Ignorance Isn’t Bliss When It Comes to Inclusion
What does inclusion mean? Every shul, every minyan, likes to think of themselves as welcoming communities, and being open to all ages, all Jewish backgrounds, and of various cultural backgrounds such Sephardic or Ashkenazi. Increasingly, synagogues have opened their doors and hearts to the LGBT community, and yet the full inclusion of another significant minority, those in our community with a disability, is still in its formative stage.
Its important to note that 20% of all Americans have some form of disability, whether physical, developmental or mental, and for people over the age of 65, that percentage climbs to 40%, mostly with mobility issues, but also challenges with hearing, cognitive difficulty, difficulty bathing or dressing, and serious difficulty seeing.
Since the passage of the American Disabilities Act (ADA) in 1990, we’ve seen a huge change in accommodations of people with disabilities, from requiring all public buildings to have disabled access, to mandates for closed captions on broadcast TV stations. Unfortunately, religious institutions were exempt from the ADA so every synagogue, church and mosque can decide on their own how much access they will or won’t provide.
It starts literally with the front door…can people with physical disabilities who use canes, walkers and wheelchairs easily get in and out of the building? Are there cut outs in the pews for wheelchairs, and not just in the back of the auditorium? Are aisles kept clear, and is there enough space between the rows for someone to maneuver with a walker or wheelchair? Do we have large print siddurim and machorzim available for those who need them? What about having an ASL interpreter during services?
But above and beyond these important technical issues are the more difficult attitudinal issues, namely how do we make visible that those who are largely invisible? This issue was recently addressed most eloquently by Dareen Walker, the President of The Ford Foundation, one of the largest foundations in the United States, created in 1936 by Edsel and Henry Ford. Walker posted a blog on September 12, 2016 titled, “Ignorance is the Enemy Within: On the power of our privilege, and the privilege of our power”
He first talked about encountering the author James Baldwin while in college, and how his essays helped him make sense of his own experience growing up in the rural South during the 1960s, and he finds himself going back, again and again, to Baldwin’s quote that “have returned repeatedly to one of Baldwin’s insights in particular: “Ignorance, allied with power,” he wrote in 1972, “is the most ferocious enemy justice can have.”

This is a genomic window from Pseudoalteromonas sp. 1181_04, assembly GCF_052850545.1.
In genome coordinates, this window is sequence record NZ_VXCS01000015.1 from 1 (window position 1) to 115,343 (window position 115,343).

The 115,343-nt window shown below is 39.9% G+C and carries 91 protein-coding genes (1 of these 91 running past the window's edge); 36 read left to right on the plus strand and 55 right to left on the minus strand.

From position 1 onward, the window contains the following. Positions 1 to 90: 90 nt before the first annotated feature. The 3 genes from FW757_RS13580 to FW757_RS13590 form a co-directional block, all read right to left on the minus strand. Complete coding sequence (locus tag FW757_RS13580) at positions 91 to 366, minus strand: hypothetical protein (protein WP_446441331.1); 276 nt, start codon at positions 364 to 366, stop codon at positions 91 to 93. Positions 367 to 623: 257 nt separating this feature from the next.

Walker then wrote the following:
“Typically, in conversations about race, the word ignorance is associated with outright bigotry—and no doubt the two can be related. Yet in my experience, ignorance remains such a ferocious enemy because of its silent, constant, unacknowledged presence.
I am a black, gay man, so some might assume that I’m especially sensitive to these issues and dynamics. But during the past year I have had to confront my own ignorance and power, and come to terms with the ways I was inadvertently fueling injustice.
Last June, my colleagues and I announced that FordForward (their blueprint for changes in their culture, programs, and assets). I would focus on disrupting inequality. During the weeks that followed, I received more than 1,500 emails in response, mostly congratulatory. And then something happened: I was confronted with feedback that highlighted my own obliviousness.
My friend Micki Edelsohn, founder of a remarkable organization called Homes for Life in Wilmington, Delaware, was the first to note that FordForward made no mention of a huge community: the more than one billion people around the world who live with one form of disability or another, some 80% of them in developing countries. “I applaud you for taking on inequality,” she said. “But when you talk about inequality, how can you not acknowledge people with disabilities?”
Many others reiterated her unsettling message, from former governor Tom Ridge and Carol Glazer, chairman and president, respectively, of the National Organization on Disability, to Jennifer Laszlo Mizrahi, the president of RespectAbility. As a matter of fact, it was Jennifer—now among our most constructive, valued partners—who, in a rather scorching email, called me a hypocrite. I deserved it.
Indeed, those who courageously—and correctly—raised this complicated set of issues pointed out that the Ford Foundation does not have a person with visible disabilities on our leadership team; takes no affirmative effort to hire people with disabilities; does not consider them in our strategy; and does not even provide those with physical disabilities with adequate access to our website, events, social media, or building. Our 50-year-old headquarters is currently not compliant with the Americans with Disabilities Act (ADA)—landmark legislation that celebrated its 26th anniversary this summer. It should go without saying: All of this is at odds with our mission.”
And so on this Yom Kippur 5777, I ask all of us to ponder, Who should be here with us that isn’t here? And how can we make sure they are able to join us next year?”
Gmar Chatima Tova